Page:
Woman Abuse


Woman abuse refers to a variety of intentional acts – physical, emotional, sexual, verbal, financial and spiritual – committed against women within the context of intimate relationships. It is also recognized that children exposed to woman abuse are at risk for child abuse or neglect.

Types of woman abuse include but are not limited to the following.[1]

  • Physical abuse involves violent acts – such as hitting, slapping, punching, kicking, pushing, spitting, biting, burning, withholding food or medical care, torture, assault with a weapon, assault causing injury/bodily harm and murder.
  • Psychological or emotional abuse refers to an act that provokes fear, diminishes self-worth or intentionally inflicts psychological trauma. It can include degradation, humiliation, extreme possessiveness, social isolation, control over daily activities and deliberate harm to property or pets. It can also involve threats of homicide, suicide, deporting family members, kidnapping children and harming family, friends or pets.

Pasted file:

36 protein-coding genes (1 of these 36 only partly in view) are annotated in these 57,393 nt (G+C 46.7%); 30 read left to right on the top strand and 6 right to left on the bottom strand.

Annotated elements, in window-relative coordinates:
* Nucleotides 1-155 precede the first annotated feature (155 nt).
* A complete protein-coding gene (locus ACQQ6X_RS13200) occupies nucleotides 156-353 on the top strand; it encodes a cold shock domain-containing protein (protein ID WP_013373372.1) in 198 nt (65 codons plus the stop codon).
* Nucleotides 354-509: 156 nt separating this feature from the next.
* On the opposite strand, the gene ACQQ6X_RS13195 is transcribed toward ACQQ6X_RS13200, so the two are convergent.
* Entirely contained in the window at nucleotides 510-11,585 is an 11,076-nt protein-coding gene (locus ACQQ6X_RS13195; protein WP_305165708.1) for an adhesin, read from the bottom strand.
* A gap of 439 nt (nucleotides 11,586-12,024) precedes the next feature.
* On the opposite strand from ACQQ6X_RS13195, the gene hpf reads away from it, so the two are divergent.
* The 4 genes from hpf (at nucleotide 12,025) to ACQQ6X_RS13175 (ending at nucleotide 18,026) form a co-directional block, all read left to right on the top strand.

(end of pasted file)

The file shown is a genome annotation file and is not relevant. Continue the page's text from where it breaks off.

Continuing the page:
• Sexual abuse includes forced sexual activity, sexual harassment, unwanted sexual touching, sexual exploitation or trafficking and knowingly exposing women to sexually transmitted diseases.
  • Verbal abuse refers to the use of provocative comments that are known or ought to be known to be unwelcome, threatening, degrading or offensive.
  • Economic or financial abuse refers to the misuse of personal belongings or funds by another. It includes demanding an account of all expenditures, withholding money needed for food or clothing, denying independent access to or taking personal funds and denying the right to seek or maintain employment.
  • Spiritual abuse includes degrading or preventing the practice of spiritual beliefs or enforcing adherence to an unwanted belief system.


Domestic Violence: Legal Definition


Domestic violence includes any crime involving the use of physical or sexual force, actual or threatened, in an intimate relationship. Intimate relationships include those between opposite sex and same sex partners. They vary in duration and legal formality and include current and former dating, common-law or married couples.


[1] Adapted from the Region of Peel Woman Abuse Protocol Best Practice Guidelines, 2005.